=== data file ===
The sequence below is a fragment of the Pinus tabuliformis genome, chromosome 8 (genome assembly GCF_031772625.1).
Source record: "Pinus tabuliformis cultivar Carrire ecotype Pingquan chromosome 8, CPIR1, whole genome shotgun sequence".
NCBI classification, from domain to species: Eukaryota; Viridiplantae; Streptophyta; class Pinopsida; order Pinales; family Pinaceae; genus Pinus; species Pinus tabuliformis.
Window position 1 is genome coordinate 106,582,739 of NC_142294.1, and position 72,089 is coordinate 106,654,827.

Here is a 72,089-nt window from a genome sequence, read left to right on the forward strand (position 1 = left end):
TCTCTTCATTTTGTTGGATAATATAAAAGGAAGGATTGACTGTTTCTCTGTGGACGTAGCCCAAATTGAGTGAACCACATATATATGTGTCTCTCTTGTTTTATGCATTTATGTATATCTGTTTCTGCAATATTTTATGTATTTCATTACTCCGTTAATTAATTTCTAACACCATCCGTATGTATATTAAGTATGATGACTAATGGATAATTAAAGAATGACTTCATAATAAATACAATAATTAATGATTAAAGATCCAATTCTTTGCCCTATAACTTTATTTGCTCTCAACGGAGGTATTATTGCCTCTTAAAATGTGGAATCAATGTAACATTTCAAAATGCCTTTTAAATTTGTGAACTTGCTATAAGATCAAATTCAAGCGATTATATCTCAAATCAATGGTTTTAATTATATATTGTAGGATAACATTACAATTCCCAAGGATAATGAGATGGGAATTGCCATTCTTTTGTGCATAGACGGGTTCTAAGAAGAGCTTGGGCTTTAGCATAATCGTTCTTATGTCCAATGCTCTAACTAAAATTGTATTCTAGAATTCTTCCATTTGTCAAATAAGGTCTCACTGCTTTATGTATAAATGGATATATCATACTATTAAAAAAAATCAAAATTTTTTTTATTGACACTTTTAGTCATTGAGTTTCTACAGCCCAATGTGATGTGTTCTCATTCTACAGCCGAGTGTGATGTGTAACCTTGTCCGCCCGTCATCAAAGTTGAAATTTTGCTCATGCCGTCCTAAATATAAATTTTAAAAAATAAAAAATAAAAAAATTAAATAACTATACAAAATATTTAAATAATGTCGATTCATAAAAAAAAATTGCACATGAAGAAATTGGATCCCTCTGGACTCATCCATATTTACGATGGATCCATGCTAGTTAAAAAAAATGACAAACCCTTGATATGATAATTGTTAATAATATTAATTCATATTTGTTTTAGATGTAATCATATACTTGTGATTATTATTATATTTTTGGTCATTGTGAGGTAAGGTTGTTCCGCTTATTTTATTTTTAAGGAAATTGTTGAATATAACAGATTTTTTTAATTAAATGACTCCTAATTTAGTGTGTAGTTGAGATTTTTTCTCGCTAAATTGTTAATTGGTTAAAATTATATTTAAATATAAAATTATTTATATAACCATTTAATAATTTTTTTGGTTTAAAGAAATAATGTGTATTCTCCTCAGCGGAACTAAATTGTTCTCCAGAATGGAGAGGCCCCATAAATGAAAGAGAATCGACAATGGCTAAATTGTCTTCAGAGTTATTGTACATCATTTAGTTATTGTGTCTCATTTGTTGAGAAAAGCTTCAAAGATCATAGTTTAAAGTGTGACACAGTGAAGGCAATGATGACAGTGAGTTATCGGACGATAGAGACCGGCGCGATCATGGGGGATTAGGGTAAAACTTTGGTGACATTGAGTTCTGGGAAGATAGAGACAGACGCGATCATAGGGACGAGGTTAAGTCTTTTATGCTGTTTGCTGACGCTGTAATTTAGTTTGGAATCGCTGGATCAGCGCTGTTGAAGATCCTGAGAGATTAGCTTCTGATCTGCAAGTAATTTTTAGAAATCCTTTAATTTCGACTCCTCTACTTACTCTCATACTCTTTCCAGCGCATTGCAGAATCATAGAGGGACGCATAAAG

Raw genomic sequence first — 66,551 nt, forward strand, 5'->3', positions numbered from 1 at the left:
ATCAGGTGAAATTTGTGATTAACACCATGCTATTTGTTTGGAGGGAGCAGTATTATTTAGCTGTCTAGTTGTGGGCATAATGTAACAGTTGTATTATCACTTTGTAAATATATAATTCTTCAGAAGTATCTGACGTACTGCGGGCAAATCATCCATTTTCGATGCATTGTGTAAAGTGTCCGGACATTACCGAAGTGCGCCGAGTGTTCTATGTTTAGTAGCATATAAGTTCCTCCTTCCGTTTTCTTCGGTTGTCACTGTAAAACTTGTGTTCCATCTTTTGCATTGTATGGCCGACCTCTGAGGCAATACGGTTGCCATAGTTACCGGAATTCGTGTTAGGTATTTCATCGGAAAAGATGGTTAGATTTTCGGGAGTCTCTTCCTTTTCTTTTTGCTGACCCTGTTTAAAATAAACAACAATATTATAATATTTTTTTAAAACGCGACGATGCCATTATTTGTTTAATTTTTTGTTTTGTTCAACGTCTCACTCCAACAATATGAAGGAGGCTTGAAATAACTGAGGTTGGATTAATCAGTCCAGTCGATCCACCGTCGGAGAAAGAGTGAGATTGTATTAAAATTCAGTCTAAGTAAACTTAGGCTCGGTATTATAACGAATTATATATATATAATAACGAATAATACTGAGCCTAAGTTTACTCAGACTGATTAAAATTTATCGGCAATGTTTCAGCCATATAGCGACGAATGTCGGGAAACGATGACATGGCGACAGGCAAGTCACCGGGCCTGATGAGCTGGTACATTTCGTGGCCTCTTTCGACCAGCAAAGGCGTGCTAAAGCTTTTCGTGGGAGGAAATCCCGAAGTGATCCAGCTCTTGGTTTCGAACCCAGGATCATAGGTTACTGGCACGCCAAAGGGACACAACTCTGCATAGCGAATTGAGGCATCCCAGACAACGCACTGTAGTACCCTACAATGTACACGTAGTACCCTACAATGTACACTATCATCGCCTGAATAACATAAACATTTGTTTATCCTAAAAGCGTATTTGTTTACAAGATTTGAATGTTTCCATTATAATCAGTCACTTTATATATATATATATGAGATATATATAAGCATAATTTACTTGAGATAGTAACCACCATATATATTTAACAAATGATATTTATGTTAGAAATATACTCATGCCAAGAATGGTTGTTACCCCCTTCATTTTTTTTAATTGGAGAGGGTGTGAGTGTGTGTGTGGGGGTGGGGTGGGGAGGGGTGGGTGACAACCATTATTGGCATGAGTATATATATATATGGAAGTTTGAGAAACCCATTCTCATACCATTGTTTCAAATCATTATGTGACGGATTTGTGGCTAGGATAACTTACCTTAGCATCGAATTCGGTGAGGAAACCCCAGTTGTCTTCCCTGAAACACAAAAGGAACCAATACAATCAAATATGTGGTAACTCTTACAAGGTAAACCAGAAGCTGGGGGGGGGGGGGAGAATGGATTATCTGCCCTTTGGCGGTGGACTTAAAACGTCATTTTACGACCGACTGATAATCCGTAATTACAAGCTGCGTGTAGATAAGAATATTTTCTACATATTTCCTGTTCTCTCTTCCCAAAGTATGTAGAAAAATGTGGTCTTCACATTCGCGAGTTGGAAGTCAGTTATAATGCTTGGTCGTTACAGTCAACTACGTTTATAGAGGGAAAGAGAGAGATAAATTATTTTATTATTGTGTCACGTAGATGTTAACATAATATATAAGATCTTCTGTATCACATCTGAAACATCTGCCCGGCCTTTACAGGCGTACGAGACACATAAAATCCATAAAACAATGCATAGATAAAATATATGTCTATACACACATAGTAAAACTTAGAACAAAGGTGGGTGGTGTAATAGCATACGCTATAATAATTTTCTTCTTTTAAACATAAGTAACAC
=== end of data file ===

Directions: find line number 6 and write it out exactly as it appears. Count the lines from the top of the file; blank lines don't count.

TCTCTTCATTTTGTTGGATAATATAAAAGGAAGGATTGACTGTTTCTCTGTGGACGTAGCCCAAATTGAGTGAACCACATATATATGTGTCTCTCTTGTTTTATGCATTTATGTATATCTGTTTCTGCAATATTTTATGTATTTCATTACTCCGTTAATTAATTTCTAACACCATCCGTATGTATATTAAGTATGATGACTAATGGATAATTAAAGAATGACTTCATAATAAATACAATAATTAATGATTAAAGATCCAATTCTTTGCCCTATAACTTTATTTGCTCTCAACGGAGGTATTATTGCCTCTTAAAATGTGGAATCAATGTAACATTTCAAAATGCCTTTTAAATTTGTGAACTTGCTATAAGATCAAATTCAAGCGATTATATCTCAAATCAATGGTTTTAATTATATATTGTAGGATAACATTACAATTCCCAAGGATAATGAGATGGGAATTGCCATTCTTTTGTGCATAGACGGGTTCTAAGAAGAGCTTGGGCTTTAGCATAATCGTTCTTATGTCCAATGCTCTAACTAAAATTGTATTCTAGAATTCTTCCATTTGTCAAATAAGGTCTCACTGCTTTATGTATAAATGGATATATCATACTATTAAAAAAAATCAAAATTTTTTTTATTGACACTTTTAGTCATTGAGTTTCTACAGCCCAATGTGATGTGTTCTCATTCTACAGCCGAGTGTGATGTGTAACCTTGTCCGCCCGTCATCAAAGTTGAAATTTTGCTCATGCCGTCCTAAATATAAATTTTAAAAAATAAAAAATAAAAAAATTAAATAACTATACAAAATATTTAAATAATGTCGATTCATAAAAAAAAATTGCACATGAAGAAATTGGATCCCTCTGGACTCATCCATATTTACGATGGATCCATGCTAGTTAAAAAAAATGACAAACCCTTGATATGATAATTGTTAATAATATTAATTCATATTTGTTTTAGATGTAATCATATACTTGTGATTATTATTATATTTTTGGTCATTGTGAGGTAAGGTTGTTCCGCTTATTTTATTTTTAAGGAAATTGTTGAATATAACAGATTTTTTTAATTAAATGACTCCTAATTTAGTGTGTAGTTGAGATTTTTTCTCGCTAAATTGTTAATTGGTTAAAATTATATTTAAATATAAAATTATTTATATAACCATTTAATAATTTTTTTGGTTTAAAGAAATAATGTGTATTCTCCTCAGCGGAACTAAATTGTTCTCCAGAATGGAGAGGCCCCATAAATGAAAGAGAATCGACAATGGCTAAATTGTCTTCAGAGTTATTGTACATCATTTAGTTATTGTGTCTCATTTGTTGAGAAAAGCTTCAAAGATCATAGTTTAAAGTGTGACACAGTGAAGGCAATGATGACAGTGAGTTATCGGACGATAGAGACCGGCGCGATCATGGGGGATTAGGGTAAAACTTTGGTGACATTGAGTTCTGGGAAGATAGAGACAGACGCGATCATAGGGACGAGGTTAAGTCTTTTATGCTGTTTGCTGACGCTGTAATTTAGTTTGGAATCGCTGGATCAGCGCTGTTGAAGATCCTGAGAGATTAGCTTCTGATCTGCAAGTAATTTTTAGAAATCCTTTAATTTCGACTCCTCTACTTACTCTCATACTCTTTCCAGCGCATTGCAGAATCATAGAGGGACGCATAAAG